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Old 05-19-2017, 01:25 AM
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Art Leat Art Leat is offline
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Gridding for an Oil Painting

For oil painting I like to use a 14"X11" gridded gessoed MDF support

A hard pencil gives the finest grid and allows the greatest drawing accuracy, but as I found The hard way, the pencil shows through the paint. A pastel pencil grid is lost when painted over, but the thickness of the smallest obtainable pastel tip doesn't permit the same accuracy.

Can anyone suggest an answer, please?
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Old 05-22-2017, 10:16 AM
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Phranque Phranque is offline
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Re: Gridding for an Oil Painting

My suggestion is not to draw in fine detail. You should really only need it to block in areas, you can measure finer details by eye after.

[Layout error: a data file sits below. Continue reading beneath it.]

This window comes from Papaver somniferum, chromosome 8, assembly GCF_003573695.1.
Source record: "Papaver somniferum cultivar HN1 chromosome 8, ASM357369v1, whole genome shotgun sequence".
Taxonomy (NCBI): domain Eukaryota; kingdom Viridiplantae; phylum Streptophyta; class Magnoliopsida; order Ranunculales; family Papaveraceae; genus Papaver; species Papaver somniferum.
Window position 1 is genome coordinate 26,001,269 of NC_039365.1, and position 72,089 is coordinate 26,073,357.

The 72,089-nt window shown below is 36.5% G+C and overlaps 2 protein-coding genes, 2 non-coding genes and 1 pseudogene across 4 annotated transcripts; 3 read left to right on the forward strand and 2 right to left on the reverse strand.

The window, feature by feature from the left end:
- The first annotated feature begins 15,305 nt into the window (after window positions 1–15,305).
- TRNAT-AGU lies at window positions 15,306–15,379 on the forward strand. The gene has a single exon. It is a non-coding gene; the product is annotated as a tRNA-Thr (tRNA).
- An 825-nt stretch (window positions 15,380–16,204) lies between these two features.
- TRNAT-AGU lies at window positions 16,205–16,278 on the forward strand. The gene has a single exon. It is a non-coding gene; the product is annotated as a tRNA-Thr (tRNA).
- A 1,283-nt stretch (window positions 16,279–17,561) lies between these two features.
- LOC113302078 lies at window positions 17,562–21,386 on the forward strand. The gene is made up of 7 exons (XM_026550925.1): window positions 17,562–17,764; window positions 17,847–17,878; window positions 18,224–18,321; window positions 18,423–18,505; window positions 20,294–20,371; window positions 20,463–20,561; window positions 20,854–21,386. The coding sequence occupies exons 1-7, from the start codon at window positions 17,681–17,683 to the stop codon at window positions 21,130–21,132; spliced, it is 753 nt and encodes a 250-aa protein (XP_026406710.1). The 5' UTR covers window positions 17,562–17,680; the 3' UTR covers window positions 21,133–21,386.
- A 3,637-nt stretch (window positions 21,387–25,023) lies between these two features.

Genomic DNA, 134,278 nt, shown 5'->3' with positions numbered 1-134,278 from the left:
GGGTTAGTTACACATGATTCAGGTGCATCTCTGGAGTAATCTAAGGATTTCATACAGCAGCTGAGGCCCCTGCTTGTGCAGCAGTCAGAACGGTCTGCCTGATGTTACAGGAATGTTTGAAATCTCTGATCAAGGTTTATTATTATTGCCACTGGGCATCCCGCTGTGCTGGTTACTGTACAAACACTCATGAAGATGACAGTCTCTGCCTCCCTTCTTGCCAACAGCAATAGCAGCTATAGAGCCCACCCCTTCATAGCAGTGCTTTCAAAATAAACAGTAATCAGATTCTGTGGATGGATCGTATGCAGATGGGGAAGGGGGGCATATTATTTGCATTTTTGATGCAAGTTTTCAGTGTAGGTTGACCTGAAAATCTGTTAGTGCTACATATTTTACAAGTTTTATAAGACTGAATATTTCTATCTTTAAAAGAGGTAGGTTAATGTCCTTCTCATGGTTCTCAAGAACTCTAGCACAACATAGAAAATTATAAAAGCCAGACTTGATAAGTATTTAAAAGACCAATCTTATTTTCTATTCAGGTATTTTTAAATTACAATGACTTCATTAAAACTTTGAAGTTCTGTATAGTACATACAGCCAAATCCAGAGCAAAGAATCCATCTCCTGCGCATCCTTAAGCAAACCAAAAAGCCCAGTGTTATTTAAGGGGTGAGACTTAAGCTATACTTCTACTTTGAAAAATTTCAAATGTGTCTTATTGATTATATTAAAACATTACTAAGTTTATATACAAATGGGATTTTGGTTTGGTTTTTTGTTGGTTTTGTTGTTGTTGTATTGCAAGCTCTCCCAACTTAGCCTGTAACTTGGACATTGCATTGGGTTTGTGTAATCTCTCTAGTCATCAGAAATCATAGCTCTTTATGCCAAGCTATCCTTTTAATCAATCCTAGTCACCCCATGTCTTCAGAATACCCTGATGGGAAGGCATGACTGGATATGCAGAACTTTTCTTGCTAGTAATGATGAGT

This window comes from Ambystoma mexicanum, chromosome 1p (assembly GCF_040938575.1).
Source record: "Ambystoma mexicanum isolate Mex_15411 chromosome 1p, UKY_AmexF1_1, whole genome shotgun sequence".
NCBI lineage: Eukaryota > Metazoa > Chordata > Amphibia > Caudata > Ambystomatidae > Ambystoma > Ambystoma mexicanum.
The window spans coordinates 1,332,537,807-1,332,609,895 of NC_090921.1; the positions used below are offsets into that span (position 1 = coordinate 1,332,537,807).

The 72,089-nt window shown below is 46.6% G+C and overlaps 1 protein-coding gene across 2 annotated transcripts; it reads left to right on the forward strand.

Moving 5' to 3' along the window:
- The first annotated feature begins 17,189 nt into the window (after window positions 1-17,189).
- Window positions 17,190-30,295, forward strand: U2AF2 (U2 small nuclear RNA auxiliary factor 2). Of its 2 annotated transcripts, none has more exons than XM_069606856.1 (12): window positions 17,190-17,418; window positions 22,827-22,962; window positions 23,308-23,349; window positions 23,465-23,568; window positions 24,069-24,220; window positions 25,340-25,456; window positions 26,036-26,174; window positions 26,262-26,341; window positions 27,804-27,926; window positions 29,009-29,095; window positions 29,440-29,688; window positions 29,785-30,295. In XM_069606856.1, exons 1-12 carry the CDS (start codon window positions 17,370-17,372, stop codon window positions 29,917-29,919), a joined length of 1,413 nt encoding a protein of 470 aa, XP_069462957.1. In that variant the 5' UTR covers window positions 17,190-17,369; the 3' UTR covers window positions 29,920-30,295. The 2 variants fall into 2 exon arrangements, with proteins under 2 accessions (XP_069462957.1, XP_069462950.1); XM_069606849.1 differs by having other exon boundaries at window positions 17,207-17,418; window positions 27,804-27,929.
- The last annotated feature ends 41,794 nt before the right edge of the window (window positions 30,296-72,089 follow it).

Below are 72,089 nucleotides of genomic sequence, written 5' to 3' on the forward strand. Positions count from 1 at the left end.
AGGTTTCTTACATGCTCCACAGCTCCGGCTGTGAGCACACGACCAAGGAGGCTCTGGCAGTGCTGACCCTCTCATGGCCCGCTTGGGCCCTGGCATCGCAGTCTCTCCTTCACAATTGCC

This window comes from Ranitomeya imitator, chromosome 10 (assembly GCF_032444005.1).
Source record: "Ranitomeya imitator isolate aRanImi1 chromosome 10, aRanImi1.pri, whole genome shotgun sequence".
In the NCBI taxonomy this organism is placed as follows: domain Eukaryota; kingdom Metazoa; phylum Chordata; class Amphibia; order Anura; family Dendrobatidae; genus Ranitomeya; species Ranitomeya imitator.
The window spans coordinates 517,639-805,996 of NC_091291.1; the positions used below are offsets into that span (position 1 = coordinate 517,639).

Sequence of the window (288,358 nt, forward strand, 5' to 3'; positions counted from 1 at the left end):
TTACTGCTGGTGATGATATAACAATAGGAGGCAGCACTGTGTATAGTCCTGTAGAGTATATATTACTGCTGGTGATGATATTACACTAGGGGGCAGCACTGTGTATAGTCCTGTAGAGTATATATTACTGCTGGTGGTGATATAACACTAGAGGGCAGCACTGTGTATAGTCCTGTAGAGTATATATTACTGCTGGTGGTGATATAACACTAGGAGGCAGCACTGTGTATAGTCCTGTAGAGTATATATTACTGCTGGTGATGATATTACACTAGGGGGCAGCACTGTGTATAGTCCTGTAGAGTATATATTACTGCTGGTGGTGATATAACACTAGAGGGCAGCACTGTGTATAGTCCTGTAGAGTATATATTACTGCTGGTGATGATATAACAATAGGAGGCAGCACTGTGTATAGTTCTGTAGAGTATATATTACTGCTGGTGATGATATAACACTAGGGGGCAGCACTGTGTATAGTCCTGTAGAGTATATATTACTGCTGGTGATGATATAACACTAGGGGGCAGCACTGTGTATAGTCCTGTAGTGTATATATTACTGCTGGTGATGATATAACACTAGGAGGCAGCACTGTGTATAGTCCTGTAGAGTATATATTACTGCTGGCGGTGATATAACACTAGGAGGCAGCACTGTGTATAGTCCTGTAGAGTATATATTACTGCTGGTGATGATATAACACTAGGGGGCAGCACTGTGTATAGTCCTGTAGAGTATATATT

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Old 06-23-2017, 04:25 PM
contumacious contumacious is offline
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Re: Gridding for an Oil Painting

Depending on how I am going work sometimes I like a very detailed and precise drawing on the panel at the outset. For others I draw just the major shapes and lines to get the proportions right. I really don't like drawing in charcoal on my panel and graphite pencils tend to mess with your colors too much for me.

I have found that a Polychromos colored pencil in an appropriate color and value works very well for both. The Polychromos pencils are an oil based material that from my experience doesn't dirty up the lighter colors like a graphite pencil does. You will get some lifting if you keep brushing over the lines but it doesn't show like pencil. I wouldn't recommend shading with them, just doing your fine lined layout. Choose colors that aren't too dark or too intense and don't apply too thickly. One of my favorites is called Rotel Sanguine. It works with a variety of scenes and is the one I always keep in my paint box.

Another method that has worked well is transferring a detailed drawing on paper to the panel using colored pastel as the "carbon" by rubbing it on the back. Again this works better for me than graphite transfers. Pick a color that won't stand out, light earths, light yellows, light blues etc.
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